The couples themselves were, overall, quiet, eager, and happy.  Some were very nervous. Several applicants had children.  One couple was Mark Kassis and Terry Lowman, whom I know from Unitarian Universalist Fellowship of Ames, and because of their high community profile and long-term status, came with high media coverage and a full cadre of supporters, though they were there mostly to finish the paperwork they hadn’t been allowed to finish in 2007. 

One woman was slipping over on her lunch break at work and was simply picking up the paperwork, as her partner was still in Kansas City and would be moving up in May.  She came into the administration building and bee-lined for me, asking, “Are you with One Iowa?”  She was a competent, professional woman, but she was clearly glad for support at this moment.  She was excited to move her family to Ames, hoping to find a house for their four foster children, eager to be married and make their union legal.  This was all.  She had no designs on anyone else’s marriage.  She had no desire to rewrite anyone’s belief systems.  She just wanted to get married, get a house, raise her children, and love her partner with full legal security.

A lawyer who works nearby kept popping over to “get the news” and see how the day was progressing, and she summed the day up best.  “It’s all so very normal,” she said, a smile spreading across her face.  And she’s right.  When I look at the online photos, I see the couples going to register, and it is so very normal.  There’s nothing special about it, because they’re just people in love like everyone else.  It’s so Iowa. 

I think a number of marriage opponents in the Midwest fear is that cultures they see and imagine from elsewhere in the world or even in time will somehow appear in their backyard.  I think they imagine narrow, shadowy shades of gay nightclubs, painted from bad news reports and their own imaginations, and they mix it in with carnal, delicious and terrifying ideas of what bathhouses must be like.  So much of this, still, is about sex.  The midwest, more than anywhere else, is a place where we don’t discuss sex, and for the most die-hard marriage opponents here, there is no erasing the image of gay men as anything but Sodom and Gomorrah in the worst possible Biblical interpretation.  It doesn’t matter that this image was never true, or that even when it has been, it has been so in small, isolated places, and was often born out of backlash of prejudice and discrimination.  It doesn’t matter that every single couple who registered yesterday was completely interchangeable with any couple registering on any other day except that these couples were made up of same-sex couples.  There is a mental programming of what “gay” means in the minds of many, and it will be long, hard work to make it go away.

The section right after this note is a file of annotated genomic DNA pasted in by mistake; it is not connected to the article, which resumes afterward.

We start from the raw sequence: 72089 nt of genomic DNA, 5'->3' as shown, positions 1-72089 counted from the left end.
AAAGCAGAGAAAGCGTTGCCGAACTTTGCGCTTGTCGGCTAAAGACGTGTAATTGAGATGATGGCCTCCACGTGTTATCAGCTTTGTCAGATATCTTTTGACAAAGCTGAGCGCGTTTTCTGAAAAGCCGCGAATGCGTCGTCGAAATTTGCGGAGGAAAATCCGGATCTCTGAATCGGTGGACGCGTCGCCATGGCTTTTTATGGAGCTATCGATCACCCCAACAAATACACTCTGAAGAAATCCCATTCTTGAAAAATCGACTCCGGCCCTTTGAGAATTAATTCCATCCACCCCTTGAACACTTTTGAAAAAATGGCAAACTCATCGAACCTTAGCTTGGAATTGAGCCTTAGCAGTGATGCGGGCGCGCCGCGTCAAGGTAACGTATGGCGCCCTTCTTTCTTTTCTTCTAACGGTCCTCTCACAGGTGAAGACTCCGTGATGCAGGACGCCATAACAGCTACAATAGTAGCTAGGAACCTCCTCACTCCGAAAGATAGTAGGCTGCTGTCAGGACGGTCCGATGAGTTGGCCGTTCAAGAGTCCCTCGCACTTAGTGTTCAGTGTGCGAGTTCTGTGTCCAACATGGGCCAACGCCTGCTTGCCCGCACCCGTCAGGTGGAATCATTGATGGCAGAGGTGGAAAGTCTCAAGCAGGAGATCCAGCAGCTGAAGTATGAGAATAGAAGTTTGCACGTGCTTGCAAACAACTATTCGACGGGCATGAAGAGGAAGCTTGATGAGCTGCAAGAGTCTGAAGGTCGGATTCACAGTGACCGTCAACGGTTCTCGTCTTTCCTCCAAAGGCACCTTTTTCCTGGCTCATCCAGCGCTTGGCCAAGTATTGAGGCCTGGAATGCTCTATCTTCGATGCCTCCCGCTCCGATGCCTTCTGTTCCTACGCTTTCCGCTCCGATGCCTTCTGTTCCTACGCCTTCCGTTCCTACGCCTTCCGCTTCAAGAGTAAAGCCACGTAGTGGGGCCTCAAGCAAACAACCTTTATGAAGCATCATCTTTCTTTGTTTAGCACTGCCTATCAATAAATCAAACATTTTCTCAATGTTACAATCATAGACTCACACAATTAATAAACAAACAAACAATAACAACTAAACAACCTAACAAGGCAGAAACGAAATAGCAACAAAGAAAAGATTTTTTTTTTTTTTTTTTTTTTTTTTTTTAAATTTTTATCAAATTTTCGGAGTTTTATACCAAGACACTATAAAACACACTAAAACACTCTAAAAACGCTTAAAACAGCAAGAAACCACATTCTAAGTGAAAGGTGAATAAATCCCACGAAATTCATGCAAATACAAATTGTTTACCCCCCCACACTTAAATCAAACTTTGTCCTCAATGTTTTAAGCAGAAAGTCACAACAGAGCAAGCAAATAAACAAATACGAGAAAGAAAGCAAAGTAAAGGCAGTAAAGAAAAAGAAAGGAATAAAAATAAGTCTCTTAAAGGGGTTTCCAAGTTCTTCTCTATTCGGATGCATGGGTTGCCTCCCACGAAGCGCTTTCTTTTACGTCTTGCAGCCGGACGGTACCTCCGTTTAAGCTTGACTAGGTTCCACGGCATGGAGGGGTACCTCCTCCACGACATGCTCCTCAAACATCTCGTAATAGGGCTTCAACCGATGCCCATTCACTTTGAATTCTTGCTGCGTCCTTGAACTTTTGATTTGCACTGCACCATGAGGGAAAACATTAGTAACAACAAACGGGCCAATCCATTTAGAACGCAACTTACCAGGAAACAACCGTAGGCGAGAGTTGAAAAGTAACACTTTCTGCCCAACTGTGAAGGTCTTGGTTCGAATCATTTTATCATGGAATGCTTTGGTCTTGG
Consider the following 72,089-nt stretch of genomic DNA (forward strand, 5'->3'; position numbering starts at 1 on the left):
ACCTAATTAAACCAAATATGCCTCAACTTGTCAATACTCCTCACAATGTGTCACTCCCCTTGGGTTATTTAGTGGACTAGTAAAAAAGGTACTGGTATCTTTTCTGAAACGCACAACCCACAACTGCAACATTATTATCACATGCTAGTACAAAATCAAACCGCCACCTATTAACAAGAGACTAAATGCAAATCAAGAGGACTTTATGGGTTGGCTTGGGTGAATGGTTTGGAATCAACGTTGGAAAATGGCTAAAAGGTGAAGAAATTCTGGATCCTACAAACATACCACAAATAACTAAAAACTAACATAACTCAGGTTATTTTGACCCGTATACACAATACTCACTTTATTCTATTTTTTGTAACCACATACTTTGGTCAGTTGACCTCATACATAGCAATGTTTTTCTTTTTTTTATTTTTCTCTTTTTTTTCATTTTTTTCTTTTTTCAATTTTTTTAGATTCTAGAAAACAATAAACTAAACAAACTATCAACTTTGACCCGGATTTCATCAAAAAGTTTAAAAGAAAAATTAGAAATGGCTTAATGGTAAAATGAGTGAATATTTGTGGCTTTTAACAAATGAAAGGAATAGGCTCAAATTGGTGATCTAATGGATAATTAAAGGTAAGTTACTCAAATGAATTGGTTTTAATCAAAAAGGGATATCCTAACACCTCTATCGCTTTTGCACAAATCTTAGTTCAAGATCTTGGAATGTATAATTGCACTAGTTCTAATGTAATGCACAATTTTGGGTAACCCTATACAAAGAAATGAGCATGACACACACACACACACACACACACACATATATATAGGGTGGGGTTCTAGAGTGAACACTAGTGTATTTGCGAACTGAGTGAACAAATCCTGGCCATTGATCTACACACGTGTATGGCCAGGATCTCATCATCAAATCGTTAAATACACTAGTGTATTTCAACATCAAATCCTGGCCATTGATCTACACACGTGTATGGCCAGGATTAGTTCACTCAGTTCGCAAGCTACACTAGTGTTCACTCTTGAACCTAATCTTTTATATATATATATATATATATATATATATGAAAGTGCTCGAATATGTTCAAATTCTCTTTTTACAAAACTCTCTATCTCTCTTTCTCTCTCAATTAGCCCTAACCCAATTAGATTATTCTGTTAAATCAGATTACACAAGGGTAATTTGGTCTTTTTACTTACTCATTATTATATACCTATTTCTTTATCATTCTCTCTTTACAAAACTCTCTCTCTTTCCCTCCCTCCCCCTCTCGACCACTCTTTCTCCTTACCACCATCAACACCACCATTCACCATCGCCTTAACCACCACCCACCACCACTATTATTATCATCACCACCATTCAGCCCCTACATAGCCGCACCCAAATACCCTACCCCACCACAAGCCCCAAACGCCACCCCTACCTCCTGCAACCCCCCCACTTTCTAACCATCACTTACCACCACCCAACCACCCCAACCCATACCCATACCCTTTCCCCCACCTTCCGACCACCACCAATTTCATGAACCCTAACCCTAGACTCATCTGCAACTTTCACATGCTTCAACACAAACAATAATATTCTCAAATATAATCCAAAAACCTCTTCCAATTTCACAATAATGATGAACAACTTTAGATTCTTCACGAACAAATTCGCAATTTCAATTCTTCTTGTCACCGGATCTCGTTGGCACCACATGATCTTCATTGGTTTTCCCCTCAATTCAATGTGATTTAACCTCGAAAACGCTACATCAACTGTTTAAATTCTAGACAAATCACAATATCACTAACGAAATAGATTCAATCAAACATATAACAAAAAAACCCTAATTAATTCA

mark-terryMark and Terry were married yesterday.  They were, in fact, married in 2007, and they have been more married than most of us have for a long, long time now.  They have been business partners and parents for decades.  They are friends.  They are lovers.  They are everything that all of us wish we could have when we dream of being partnered in a relationship.  They are prominent members of a community.  They are leaders.  They are examples.  They are devoted, but they are, of course, Iowans, so they really aren’t showy about it.  They are practical.  They are kind, and generous, and human.  They are, in short, just like the rest of us, except to be honest they do a great deal of it better than most of us, because they’re one of Those couples, for whom it just comes so naturally.  And yet Mark and Terry and the countless other Mark and Terrys, visible and invisible in Iowa, are not enough to stop comments like the one I cited above, which goes to show us that very little will be able to stop them except time and patience.  Even despite commentary like this, you have but to read the comment section to see it falls on deaf ears.  Those who want to believe gay marriage is a threat will accept nothing but the threat, even when it doesn’t materialize.